In this unrated continuation of Universals Dracula series, Hungarian countess Marya Zaleska (Gloria Holden) seeks the aid of a noted psychiatrist (Otto Kruger), in hoping to free herself of a mysterious evil influence.

Oh, the cast tries their best, third tier status or not. There's just no beating heart behind the story, which exhibits so few moments of menace and dread that the picture plays out like a bad drawing room mystery. Based on the pure caliber of quality on display in Universal's Bride of Frankenstein, it seems downright criminally insane that that same studio didn't invest in a direct sequel to Dracula, especially since author Bram Stoker wrote a follow-up short story to his novel, "Dracula's Guest." After all, Bela Lugosi and director Tod Browning were still around the Universal lot (working together on Mark of the Vampire in 1935), but nothing ever materialized...until this unfortunate coma, er, coda six years later.

Bottom line: Lady Sings the Blah Blah Blah
½ August 28, 2014
The first mesmerizing vampire film!
½ July 18, 2014
A decent sequel to Dracula the actress who plays the daughter is definitely a good choice for the role. Has a not as threatening stare but still great.
August 9, 2013
The Only Dracula Film To Be One Of My Favorite Films Is 1931's Dracula With Bela Lugosi.
½ April 16, 2013
Dracula's Daughter begins strong but gets a little boring here and there. Overall i like the movie. Even for the 30's its not very frightening. It is way more interesting than scary.
March 9, 2013
not as good as you think.
½ February 2, 2013
With the bodies of Renfield and Count Dracula at his feet, Scotland Yard is forced to take Professor Van Helsing into police custody on murder charges. While he is being held, a mysterious woman entrances the guards and makes off with the body of the deceased Count. The woman is revealed to be Countess Zaleska - Dracula's daughter - who destroys her father's corpse in the hopes of freeing herself from his curse. After discovering that the curse has not yet left her, the Countess calls upon a renown psychiatrist to help dispel the evil that plagues her. DRACULA'S DAUGHTER is an odd choice as a follow up to the Gothic classic, but an interesting one nonetheless. Here we find a lonely and reluctant vampiress that is struggling with her own existence. She fights the urge to feed, but is unable to overcome her impulses to kill. Gloria Holden is enchanting with her stark features and hypnotic gaze, giving an excellent performance as the mistress of the night. She is joined by the slithery Irving Pichel as her assistant Sandor, whose sly, manipulative tone often pins him as the true villain of the film. Otto Kruger, on the other hand, does nothing to gain the audience's sympathies with his stagnant portrayal of Dr. Jeffrey Garth. DRACULA'S DAUGHTER is a good sequel that may only have benefited more as a standalone film.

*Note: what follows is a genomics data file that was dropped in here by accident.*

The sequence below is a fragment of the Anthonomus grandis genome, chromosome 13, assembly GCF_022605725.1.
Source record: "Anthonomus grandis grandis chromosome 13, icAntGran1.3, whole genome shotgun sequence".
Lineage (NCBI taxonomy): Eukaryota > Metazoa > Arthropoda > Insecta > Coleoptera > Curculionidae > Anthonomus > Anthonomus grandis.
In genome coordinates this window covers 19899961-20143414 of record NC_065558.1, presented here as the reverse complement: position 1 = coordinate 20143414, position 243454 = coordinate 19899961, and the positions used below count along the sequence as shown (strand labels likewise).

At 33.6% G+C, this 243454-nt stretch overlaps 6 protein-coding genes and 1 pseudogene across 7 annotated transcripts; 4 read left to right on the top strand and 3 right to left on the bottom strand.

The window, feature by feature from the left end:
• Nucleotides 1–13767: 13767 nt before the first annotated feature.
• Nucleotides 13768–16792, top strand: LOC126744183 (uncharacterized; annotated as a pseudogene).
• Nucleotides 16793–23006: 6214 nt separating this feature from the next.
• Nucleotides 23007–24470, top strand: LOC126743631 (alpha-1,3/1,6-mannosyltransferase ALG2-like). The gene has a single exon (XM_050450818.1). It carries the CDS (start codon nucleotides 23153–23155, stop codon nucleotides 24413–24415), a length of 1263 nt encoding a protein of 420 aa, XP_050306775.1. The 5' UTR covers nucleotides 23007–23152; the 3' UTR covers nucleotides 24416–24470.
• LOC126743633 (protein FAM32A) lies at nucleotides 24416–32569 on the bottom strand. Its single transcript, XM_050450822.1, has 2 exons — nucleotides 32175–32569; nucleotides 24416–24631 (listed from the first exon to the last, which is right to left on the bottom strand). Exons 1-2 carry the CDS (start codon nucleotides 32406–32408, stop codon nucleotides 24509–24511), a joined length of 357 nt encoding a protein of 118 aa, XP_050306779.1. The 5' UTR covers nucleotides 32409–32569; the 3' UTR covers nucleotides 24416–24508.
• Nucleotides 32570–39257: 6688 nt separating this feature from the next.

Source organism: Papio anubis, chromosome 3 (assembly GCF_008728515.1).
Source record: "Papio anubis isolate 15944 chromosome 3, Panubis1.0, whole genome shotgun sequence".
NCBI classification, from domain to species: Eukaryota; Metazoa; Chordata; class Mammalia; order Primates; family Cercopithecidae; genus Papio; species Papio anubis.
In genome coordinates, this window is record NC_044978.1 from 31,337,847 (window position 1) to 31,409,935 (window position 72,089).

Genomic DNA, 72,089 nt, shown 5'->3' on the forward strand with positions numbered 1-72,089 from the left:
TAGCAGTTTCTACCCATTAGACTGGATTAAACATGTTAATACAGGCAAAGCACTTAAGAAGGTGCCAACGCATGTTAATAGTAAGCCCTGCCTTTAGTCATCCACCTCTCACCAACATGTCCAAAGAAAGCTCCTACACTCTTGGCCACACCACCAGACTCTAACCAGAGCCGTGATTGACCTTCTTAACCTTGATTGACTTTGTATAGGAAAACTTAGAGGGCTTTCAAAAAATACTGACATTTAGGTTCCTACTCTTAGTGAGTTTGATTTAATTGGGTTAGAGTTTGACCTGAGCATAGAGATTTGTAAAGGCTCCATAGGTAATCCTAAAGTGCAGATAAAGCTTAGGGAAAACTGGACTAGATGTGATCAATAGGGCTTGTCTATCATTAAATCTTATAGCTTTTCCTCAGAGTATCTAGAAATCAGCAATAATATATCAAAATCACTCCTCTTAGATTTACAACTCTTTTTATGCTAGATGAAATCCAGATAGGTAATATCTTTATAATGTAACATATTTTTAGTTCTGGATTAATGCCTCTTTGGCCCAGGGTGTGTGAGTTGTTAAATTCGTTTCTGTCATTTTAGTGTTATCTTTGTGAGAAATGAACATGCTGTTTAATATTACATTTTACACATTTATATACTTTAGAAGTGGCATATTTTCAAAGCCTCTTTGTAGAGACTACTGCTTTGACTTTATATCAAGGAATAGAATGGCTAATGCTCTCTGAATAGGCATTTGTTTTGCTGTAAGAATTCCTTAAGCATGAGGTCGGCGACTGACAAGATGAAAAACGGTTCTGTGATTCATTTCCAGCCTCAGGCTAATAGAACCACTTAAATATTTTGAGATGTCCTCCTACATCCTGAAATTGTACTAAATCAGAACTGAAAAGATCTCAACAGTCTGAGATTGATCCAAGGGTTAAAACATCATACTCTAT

-Carl Manes
I Like Horror Movies
½ January 16, 2013
I don't know if I just wasn't in the mood for this one at the time, but it struck me as very middle of the road. There's an enjoyable period atmosphere, but otherwise I wasn't all that impressed, perhaps it'll grow on me with a re-watch.

½ December 8, 2012
Quite good Universal Pictures sequel to the 1931 Bela Lugosi "Dracula". The film is quite different from the Lugosi classic, featuring a more modern setting, a sympathetic vampire (a first for film vampires), and surprisingly overt lesbian overtones (which the Hayes office tried to excise but filmmakers managed to sneak them in regardless). This was the last Universal Horror film produced by Carl Laemmle, Jr.